Back to the topic, one of the most enduring and classic examples of Hollywood's settlement in Italy at the time is of course William Wyler's timeless "Roman Holiday" (1953). Also remembered by being Audrey Hepburn's breakthrough role as well as her first and only Oscar-winning role. I don't know what to say about it that hasn't already been said, other than I love it and that it's one of those films you'll never get tired of watching. Sentimental yes, but never so much it gets soppy or cheesy (albeit, you could call it a tear-jerker because of its ending). It is both light and serious, funny and heart-breaking. Audrey is one of the most authentic, humble and unpretentious actresses that has ever lived and she never fails to bring that to a role. Gregory too brings his ever so solid, yet gentle, calm and believable personality to the table, and the fact that he insisted on giving Audrey equal billing for her role makes him all the more 'the Gentleman Icon', as I choose to call him. I wonder that if it had included the natural expectation of a happy ending, whether its legacy would have run as far as it has today? Audrey is wonderful as always and Greg as handsome as ever and together they make a brilliant team, but would we have liked them just as much, felt for them just as much, if they had ended up in each other's arms? Perhaps. Perhaps not. We cannot be sure now, but its legacy has definitely cemented itself in film history.

Audrey Hepburn and Gregory Peck in Roman Holiday

The following year came another romantic 'comedy' film set in Rome: "Three Coins in the Fountain" (1954) directed by Jean Negulesco.
The movie itself is basically a lovey-dovey, or let's use the wonderful word 'schmaltzy', feel-good story, or rather: a battle of beauty between the younger cast members which include Jean Peters, Maggie McNamara, Dorothy McGuire, Louis Jourdan and Rossano Brazzi. Hot dayum, what a cast! Personally, they couldn't find much more beautiful, alluring, exotic and refined gentlemen from France and Italy, respectively. Those brown, puppy dog gazes - and those accents, oh boy! I could listen to them speak all day long. And the women are equally beautiful in each their compelling ways that never bore you, despite their character stories are rather contrived and limited: Jean is sensual, cynical, yet never one-dimensional, Maggie is waif-like, naive, curious a la Jean Simmons/Audrey Hepburn, and Dorothy is mature, yet shining, almost childlike in her enthusiasm and sorrow.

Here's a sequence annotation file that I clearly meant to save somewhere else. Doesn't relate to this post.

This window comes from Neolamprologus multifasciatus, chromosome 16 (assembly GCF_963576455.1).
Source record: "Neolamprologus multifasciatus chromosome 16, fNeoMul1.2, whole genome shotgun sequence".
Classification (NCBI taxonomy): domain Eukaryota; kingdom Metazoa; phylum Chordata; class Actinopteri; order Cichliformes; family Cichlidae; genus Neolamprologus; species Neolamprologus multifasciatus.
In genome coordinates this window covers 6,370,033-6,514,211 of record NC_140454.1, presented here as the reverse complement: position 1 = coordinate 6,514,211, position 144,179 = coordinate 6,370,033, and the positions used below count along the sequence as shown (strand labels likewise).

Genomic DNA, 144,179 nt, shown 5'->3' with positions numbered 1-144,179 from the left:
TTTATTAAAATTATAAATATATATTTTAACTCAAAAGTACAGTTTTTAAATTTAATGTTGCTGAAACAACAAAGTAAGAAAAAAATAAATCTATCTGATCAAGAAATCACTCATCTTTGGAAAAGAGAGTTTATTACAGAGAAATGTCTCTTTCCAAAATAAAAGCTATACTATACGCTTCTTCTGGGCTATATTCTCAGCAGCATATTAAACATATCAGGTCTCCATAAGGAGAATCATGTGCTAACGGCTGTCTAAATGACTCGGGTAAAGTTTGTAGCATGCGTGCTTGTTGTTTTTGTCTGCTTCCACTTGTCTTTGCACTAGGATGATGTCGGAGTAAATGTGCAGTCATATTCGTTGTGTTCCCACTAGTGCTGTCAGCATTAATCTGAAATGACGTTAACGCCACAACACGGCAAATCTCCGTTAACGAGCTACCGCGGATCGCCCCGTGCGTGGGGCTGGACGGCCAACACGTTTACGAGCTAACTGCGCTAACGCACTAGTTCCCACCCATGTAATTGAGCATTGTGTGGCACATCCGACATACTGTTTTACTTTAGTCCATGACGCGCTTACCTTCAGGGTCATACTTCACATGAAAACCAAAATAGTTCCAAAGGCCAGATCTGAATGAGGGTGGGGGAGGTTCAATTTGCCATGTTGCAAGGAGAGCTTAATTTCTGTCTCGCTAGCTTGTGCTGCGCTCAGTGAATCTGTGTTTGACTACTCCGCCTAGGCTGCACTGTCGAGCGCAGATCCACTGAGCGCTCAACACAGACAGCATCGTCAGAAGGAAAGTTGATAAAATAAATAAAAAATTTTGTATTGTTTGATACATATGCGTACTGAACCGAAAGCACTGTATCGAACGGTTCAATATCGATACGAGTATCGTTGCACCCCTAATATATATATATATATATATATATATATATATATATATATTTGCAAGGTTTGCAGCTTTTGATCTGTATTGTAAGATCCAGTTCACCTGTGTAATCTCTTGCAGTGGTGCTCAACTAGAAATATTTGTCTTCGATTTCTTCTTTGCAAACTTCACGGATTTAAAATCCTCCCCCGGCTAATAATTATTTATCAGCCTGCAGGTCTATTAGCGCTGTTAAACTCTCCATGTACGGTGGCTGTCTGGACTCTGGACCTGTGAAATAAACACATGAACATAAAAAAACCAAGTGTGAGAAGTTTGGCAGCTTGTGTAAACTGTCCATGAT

And even more a battle between the beauty of the cast and the beauty of the city, Rome, shot on location, and also a short peak of Venice! Not many films of that era takes us round the streets and sceneries of a 1950s' Rome, so all in all, the film is definitely worth a watch for all its eye candy (cast included) ;)

Dorothy McGuire (left), Maggie McNamara (middle) and Jean Peters (right)

However, its plot lives up to its era and that it's Hollywood produced. It's awfully antiquated, as expected, when it comes to values regarding female roles and what women are taught: That their sole purpose in life is to find a man, or more precisely, a husband. A rich, eligible husband.
One of the women is disillusioned (Jean Peters' character), another still carries around (false, declining) hope (Dorothy McGuire's character) and a third arrives to fulfill the above goal no matter the means (Maggie McNamara's character). The three single girls and secretaries of course get three male components to seek out: Jean's meeting with a poor, rural, soon-to-be-lawyer (Rossano Brazzi's character) just as she is about to leave the country, Dorothy's unrequited love for her unaware, curmudgeonly employer (Clifton Webb's character) and Maggie's manipulative, yet naive and highly worrisome pursue of Rome's royal playboy numero uno (Louis Jourdan's character).

Rossano Brazzi
Louis Jourdan

When I first came across Jean Peters I must admit I was afraid she was just another stoic, pretty Jeanne Crain-face but she has surprised me every time I've watched her. She's got this pouty-seductive, girly-yet-womanly panache going on and boasts of a dry, intelligent wit and determination, not without an enthralling, melancholy vulnerability attached to it, which makes her an odd combination of depressive and beautiful in a very human, relatable sort of way (Hedy Lamarr had the same feeling about her, but just seemed more like a goddess than a human). You can almost feel Jean's inner fight for being regarded as more than a sex symbol shine through some of her more sarcastically delivered lines in several of her movies.